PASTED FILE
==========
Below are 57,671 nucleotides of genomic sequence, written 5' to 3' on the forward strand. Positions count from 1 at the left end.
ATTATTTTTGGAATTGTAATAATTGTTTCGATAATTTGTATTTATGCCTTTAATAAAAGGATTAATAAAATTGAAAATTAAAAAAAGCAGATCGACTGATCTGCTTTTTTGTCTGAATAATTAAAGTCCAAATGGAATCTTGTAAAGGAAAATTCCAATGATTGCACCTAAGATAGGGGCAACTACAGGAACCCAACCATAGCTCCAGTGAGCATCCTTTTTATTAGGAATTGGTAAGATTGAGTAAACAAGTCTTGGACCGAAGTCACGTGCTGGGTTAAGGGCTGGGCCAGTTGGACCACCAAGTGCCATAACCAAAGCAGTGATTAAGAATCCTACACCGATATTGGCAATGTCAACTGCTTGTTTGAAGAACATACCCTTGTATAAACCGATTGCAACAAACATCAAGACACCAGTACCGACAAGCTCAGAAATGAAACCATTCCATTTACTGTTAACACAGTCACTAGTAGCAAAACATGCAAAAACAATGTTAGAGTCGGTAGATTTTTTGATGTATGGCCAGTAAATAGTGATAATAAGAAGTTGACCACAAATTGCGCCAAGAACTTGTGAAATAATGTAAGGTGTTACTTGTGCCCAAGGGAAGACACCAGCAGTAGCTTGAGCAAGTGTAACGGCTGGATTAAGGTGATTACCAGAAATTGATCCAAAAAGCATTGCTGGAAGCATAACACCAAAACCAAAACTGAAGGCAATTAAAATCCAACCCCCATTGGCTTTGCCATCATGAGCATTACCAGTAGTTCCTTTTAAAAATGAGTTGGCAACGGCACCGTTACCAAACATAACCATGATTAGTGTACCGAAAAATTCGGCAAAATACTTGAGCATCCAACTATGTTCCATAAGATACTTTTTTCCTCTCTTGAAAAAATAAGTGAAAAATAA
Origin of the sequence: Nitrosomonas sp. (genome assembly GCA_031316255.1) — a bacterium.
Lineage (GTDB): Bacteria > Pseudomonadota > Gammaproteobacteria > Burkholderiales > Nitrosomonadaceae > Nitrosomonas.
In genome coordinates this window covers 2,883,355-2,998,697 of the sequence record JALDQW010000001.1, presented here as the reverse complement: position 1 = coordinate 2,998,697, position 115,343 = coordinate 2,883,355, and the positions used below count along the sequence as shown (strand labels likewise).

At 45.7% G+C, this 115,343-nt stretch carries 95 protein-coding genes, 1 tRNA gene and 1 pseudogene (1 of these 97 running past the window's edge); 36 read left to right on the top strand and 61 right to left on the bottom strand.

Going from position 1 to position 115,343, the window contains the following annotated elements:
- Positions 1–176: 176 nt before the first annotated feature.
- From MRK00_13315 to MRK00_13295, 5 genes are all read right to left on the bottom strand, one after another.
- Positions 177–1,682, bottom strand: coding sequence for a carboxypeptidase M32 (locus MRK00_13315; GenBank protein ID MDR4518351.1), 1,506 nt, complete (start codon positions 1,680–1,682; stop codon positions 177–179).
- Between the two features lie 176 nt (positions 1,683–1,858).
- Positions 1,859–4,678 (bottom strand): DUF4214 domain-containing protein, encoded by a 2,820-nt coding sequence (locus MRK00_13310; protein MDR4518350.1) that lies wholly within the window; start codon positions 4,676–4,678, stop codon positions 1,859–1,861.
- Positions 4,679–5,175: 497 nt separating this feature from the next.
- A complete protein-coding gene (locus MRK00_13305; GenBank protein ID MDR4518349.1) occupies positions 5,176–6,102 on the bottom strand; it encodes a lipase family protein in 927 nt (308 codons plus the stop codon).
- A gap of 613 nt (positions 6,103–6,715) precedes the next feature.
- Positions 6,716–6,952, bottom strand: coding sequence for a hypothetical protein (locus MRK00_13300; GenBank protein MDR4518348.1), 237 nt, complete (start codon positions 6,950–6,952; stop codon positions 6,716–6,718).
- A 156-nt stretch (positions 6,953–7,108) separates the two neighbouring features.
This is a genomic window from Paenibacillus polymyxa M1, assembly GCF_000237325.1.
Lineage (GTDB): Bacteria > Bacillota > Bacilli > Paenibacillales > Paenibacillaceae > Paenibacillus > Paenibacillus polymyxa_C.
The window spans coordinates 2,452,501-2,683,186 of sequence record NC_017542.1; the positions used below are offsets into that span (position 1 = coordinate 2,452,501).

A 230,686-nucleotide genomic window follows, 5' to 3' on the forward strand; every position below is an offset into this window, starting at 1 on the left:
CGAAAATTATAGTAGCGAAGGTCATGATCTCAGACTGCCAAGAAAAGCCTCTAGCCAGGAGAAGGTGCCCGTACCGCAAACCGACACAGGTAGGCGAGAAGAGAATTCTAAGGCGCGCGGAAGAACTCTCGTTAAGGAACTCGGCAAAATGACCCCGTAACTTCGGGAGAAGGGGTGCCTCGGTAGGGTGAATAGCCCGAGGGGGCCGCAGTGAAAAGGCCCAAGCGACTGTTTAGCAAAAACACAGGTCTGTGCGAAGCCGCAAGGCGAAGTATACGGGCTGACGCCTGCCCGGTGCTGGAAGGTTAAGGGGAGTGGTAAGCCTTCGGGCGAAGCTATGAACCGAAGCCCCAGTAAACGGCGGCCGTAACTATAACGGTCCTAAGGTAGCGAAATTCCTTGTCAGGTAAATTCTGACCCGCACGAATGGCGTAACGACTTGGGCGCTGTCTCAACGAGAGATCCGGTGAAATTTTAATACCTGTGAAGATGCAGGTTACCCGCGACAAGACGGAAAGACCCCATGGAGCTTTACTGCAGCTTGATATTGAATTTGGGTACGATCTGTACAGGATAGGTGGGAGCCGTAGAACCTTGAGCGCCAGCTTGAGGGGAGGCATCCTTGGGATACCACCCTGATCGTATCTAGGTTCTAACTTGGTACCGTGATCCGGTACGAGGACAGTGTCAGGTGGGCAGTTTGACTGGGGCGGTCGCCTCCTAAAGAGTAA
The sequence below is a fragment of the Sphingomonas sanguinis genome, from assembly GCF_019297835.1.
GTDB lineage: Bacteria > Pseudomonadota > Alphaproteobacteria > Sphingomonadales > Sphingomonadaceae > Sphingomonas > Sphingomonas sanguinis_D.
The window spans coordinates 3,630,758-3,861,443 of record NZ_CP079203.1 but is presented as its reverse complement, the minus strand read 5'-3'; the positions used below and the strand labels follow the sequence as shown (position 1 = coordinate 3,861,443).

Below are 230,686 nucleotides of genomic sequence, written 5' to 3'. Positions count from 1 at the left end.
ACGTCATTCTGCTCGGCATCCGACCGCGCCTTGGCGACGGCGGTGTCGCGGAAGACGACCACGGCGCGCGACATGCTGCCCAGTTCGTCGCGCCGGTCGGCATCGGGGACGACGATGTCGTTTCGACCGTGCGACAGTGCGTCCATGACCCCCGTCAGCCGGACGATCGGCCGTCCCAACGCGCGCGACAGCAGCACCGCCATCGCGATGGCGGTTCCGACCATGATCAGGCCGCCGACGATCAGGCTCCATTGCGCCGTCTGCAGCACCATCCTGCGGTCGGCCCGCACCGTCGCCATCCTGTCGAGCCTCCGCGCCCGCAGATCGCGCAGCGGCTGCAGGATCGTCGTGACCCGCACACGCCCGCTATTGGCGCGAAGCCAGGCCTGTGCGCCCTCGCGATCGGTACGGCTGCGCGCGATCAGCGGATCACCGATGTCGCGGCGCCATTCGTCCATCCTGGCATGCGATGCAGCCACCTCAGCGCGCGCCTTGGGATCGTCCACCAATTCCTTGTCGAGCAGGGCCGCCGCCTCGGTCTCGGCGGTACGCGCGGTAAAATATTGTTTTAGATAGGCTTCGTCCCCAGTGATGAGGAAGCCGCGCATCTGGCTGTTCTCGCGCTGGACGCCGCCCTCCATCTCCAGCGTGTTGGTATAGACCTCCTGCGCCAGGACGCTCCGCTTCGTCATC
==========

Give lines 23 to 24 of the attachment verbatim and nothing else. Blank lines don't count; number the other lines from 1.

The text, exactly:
The sequence below is a fragment of the Sphingomonas sanguinis genome, from assembly GCF_019297835.1.
GTDB lineage: Bacteria > Pseudomonadota > Alphaproteobacteria > Sphingomonadales > Sphingomonadaceae > Sphingomonas > Sphingomonas sanguinis_D.